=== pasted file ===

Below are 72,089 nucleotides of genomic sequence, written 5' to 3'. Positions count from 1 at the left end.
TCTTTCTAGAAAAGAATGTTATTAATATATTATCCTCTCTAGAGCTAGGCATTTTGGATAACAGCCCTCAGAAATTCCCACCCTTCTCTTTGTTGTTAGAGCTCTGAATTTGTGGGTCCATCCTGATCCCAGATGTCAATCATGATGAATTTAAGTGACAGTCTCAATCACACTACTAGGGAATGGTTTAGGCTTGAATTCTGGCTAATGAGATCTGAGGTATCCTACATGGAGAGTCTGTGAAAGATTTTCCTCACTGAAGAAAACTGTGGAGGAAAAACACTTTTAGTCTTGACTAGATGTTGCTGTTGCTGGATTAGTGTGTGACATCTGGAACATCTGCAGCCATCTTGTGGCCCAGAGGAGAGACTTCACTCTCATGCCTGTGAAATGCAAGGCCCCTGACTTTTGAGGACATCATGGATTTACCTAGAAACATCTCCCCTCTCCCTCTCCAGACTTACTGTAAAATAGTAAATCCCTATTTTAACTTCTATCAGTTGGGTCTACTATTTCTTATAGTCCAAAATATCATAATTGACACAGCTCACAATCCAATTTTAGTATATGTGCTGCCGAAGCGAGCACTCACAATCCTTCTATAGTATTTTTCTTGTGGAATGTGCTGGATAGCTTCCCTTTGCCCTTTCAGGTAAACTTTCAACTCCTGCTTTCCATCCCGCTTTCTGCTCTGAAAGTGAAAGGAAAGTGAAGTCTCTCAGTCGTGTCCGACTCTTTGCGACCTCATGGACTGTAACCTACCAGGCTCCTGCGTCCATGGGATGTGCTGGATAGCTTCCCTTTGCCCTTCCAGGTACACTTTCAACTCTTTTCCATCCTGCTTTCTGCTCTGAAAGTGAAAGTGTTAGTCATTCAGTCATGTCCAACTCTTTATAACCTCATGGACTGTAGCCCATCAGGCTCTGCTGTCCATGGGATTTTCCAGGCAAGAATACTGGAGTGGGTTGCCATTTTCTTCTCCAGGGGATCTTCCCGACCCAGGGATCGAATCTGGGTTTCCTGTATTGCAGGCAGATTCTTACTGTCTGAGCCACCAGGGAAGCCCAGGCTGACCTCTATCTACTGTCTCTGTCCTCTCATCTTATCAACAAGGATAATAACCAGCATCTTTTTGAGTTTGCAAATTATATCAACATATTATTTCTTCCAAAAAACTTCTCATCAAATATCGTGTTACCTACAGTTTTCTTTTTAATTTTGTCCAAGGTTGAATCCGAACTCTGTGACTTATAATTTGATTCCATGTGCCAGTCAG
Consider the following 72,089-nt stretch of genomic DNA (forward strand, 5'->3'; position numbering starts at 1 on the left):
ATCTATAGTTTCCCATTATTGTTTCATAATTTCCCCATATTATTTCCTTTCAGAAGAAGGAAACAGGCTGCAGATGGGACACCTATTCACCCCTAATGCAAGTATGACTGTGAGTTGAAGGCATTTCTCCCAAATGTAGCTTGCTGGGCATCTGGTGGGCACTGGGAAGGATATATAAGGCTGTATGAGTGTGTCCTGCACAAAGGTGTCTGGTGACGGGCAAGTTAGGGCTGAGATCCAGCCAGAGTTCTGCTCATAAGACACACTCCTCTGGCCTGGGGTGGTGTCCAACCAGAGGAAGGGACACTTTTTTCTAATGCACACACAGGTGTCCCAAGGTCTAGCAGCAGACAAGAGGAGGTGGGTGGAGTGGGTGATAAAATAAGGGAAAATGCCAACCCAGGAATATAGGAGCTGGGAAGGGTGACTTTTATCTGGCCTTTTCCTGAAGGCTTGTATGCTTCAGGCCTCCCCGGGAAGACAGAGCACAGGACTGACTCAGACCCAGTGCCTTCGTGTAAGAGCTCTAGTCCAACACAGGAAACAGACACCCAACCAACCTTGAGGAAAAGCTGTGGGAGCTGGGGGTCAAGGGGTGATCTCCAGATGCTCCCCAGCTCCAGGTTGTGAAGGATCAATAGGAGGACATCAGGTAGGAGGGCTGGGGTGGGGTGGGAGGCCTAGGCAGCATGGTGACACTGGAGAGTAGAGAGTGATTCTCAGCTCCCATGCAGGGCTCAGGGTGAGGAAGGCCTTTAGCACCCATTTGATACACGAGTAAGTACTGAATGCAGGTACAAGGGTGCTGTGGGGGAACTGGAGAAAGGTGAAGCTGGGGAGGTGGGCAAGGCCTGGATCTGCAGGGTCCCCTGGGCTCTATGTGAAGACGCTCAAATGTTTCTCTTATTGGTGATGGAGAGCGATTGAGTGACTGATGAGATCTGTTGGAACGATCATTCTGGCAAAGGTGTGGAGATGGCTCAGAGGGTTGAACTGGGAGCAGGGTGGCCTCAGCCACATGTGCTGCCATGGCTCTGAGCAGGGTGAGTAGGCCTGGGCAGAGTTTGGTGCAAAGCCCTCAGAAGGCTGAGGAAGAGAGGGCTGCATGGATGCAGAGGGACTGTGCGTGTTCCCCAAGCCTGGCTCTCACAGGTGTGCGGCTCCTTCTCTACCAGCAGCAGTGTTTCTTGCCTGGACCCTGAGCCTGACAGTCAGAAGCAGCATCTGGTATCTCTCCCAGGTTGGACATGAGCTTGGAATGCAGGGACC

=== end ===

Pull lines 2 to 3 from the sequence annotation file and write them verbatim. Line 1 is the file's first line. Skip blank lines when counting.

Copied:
TCTTTCTAGAAAAGAATGTTATTAATATATTATCCTCTCTAGAGCTAGGCATTTTGGATAACAGCCCTCAGAAATTCCCACCCTTCTCTTTGTTGTTAGAGCTCTGAATTTGTGGGTCCATCCTGATCCCAGATGTCAATCATGATGAATTTAAGTGACAGTCTCAATCACACTACTAGGGAATGGTTTAGGCTTGAATTCTGGCTAATGAGATCTGAGGTATCCTACATGGAGAGTCTGTGAAAGATTTTCCTCACTGAAGAAAACTGTGGAGGAAAAACACTTTTAGTCTTGACTAGATGTTGCTGTTGCTGGATTAGTGTGTGACATCTGGAACATCTGCAGCCATCTTGTGGCCCAGAGGAGAGACTTCACTCTCATGCCTGTGAAATGCAAGGCCCCTGACTTTTGAGGACATCATGGATTTACCTAGAAACATCTCCCCTCTCCCTCTCCAGACTTACTGTAAAATAGTAAATCCCTATTTTAACTTCTATCAGTTGGGTCTACTATTTCTTATAGTCCAAAATATCATAATTGACACAGCTCACAATCCAATTTTAGTATATGTGCTGCCGAAGCGAGCACTCACAATCCTTCTATAGTATTTTTCTTGTGGAATGTGCTGGATAGCTTCCCTTTGCCCTTTCAGGTAAACTTTCAACTCCTGCTTTCCATCCCGCTTTCTGCTCTGAAAGTGAAAGGAAAGTGAAGTCTCTCAGTCGTGTCCGACTCTTTGCGACCTCATGGACTGTAACCTACCAGGCTCCTGCGTCCATGGGATGTGCTGGATAGCTTCCCTTTGCCCTTCCAGGTACACTTTCAACTCTTTTCCATCCTGCTTTCTGCTCTGAAAGTGAAAGTGTTAGTCATTCAGTCATGTCCAACTCTTTATAACCTCATGGACTGTAGCCCATCAGGCTCTGCTGTCCATGGGATTTTCCAGGCAAGAATACTGGAGTGGGTTGCCATTTTCTTCTCCAGGGGATCTTCCCGACCCAGGGATCGAATCTGGGTTTCCTGTATTGCAGGCAGATTCTTACTGTCTGAGCCACCAGGGAAGCCCAGGCTGACCTCTATCTACTGTCTCTGTCCTCTCATCTTATCAACAAGGATAATAACCAGCATCTTTTTGAGTTTGCAAATTATATCAACATATTATTTCTTCCAAAAAACTTCTCATCAAATATCGTGTTACCTACAGTTTTCTTTTTAATTTTGTCCAAGGTTGAATCCGAACTCTGTGACTTATAATTTGATTCCATGTGCCAGTCAG
Consider the following 72,089-nt stretch of genomic DNA (forward strand, 5'->3'; position numbering starts at 1 on the left):